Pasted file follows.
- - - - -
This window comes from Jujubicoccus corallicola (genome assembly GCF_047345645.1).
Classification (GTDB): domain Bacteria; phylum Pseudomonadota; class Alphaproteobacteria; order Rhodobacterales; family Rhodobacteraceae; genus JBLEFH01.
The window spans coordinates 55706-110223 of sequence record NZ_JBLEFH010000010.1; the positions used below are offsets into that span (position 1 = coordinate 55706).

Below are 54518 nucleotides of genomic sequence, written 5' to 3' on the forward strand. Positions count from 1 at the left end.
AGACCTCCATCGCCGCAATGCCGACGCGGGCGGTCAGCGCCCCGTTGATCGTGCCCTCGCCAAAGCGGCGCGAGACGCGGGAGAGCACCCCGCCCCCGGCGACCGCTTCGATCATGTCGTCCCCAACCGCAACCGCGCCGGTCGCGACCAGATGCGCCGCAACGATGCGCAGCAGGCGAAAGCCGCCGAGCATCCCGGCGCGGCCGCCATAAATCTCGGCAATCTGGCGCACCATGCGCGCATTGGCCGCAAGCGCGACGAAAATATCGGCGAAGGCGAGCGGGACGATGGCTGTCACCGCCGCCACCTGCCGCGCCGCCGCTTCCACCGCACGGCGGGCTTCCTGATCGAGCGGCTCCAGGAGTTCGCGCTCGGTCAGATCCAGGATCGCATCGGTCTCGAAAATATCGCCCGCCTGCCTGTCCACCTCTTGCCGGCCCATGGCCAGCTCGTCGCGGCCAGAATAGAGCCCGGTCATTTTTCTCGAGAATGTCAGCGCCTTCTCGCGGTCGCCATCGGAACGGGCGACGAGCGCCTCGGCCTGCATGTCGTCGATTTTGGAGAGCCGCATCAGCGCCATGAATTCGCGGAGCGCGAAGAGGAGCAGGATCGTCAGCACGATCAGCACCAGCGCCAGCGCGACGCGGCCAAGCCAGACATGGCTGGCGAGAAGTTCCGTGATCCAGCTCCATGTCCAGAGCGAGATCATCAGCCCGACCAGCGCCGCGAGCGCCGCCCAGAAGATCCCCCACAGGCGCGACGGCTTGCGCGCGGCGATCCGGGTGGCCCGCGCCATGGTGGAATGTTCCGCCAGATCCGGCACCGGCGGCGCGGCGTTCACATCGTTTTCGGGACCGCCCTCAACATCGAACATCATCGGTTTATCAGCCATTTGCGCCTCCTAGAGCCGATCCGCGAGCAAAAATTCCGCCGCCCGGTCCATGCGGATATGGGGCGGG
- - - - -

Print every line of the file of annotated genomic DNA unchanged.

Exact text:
This window comes from Jujubicoccus corallicola (genome assembly GCF_047345645.1).
Classification (GTDB): domain Bacteria; phylum Pseudomonadota; class Alphaproteobacteria; order Rhodobacterales; family Rhodobacteraceae; genus JBLEFH01.
The window spans coordinates 55706-110223 of sequence record NZ_JBLEFH010000010.1; the positions used below are offsets into that span (position 1 = coordinate 55706).

Below are 54518 nucleotides of genomic sequence, written 5' to 3' on the forward strand. Positions count from 1 at the left end.
AGACCTCCATCGCCGCAATGCCGACGCGGGCGGTCAGCGCCCCGTTGATCGTGCCCTCGCCAAAGCGGCGCGAGACGCGGGAGAGCACCCCGCCCCCGGCGACCGCTTCGATCATGTCGTCCCCAACCGCAACCGCGCCGGTCGCGACCAGATGCGCCGCAACGATGCGCAGCAGGCGAAAGCCGCCGAGCATCCCGGCGCGGCCGCCATAAATCTCGGCAATCTGGCGCACCATGCGCGCATTGGCCGCAAGCGCGACGAAAATATCGGCGAAGGCGAGCGGGACGATGGCTGTCACCGCCGCCACCTGCCGCGCCGCCGCTTCCACCGCACGGCGGGCTTCCTGATCGAGCGGCTCCAGGAGTTCGCGCTCGGTCAGATCCAGGATCGCATCGGTCTCGAAAATATCGCCCGCCTGCCTGTCCACCTCTTGCCGGCCCATGGCCAGCTCGTCGCGGCCAGAATAGAGCCCGGTCATTTTTCTCGAGAATGTCAGCGCCTTCTCGCGGTCGCCATCGGAACGGGCGACGAGCGCCTCGGCCTGCATGTCGTCGATTTTGGAGAGCCGCATCAGCGCCATGAATTCGCGGAGCGCGAAGAGGAGCAGGATCGTCAGCACGATCAGCACCAGCGCCAGCGCGACGCGGCCAAGCCAGACATGGCTGGCGAGAAGTTCCGTGATCCAGCTCCATGTCCAGAGCGAGATCATCAGCCCGACCAGCGCCGCGAGCGCCGCCCAGAAGATCCCCCACAGGCGCGACGGCTTGCGCGCGGCGATCCGGGTGGCCCGCGCCATGGTGGAATGTTCCGCCAGATCCGGCACCGGCGGCGCGGCGTTCACATCGTTTTCGGGACCGCCCTCAACATCGAACATCATCGGTTTATCAGCCATTTGCGCCTCCTAGAGCCGATCCGCGAGCAAAAATTCCGCCGCCCGGTCCATGCGGATATGGGGCGGG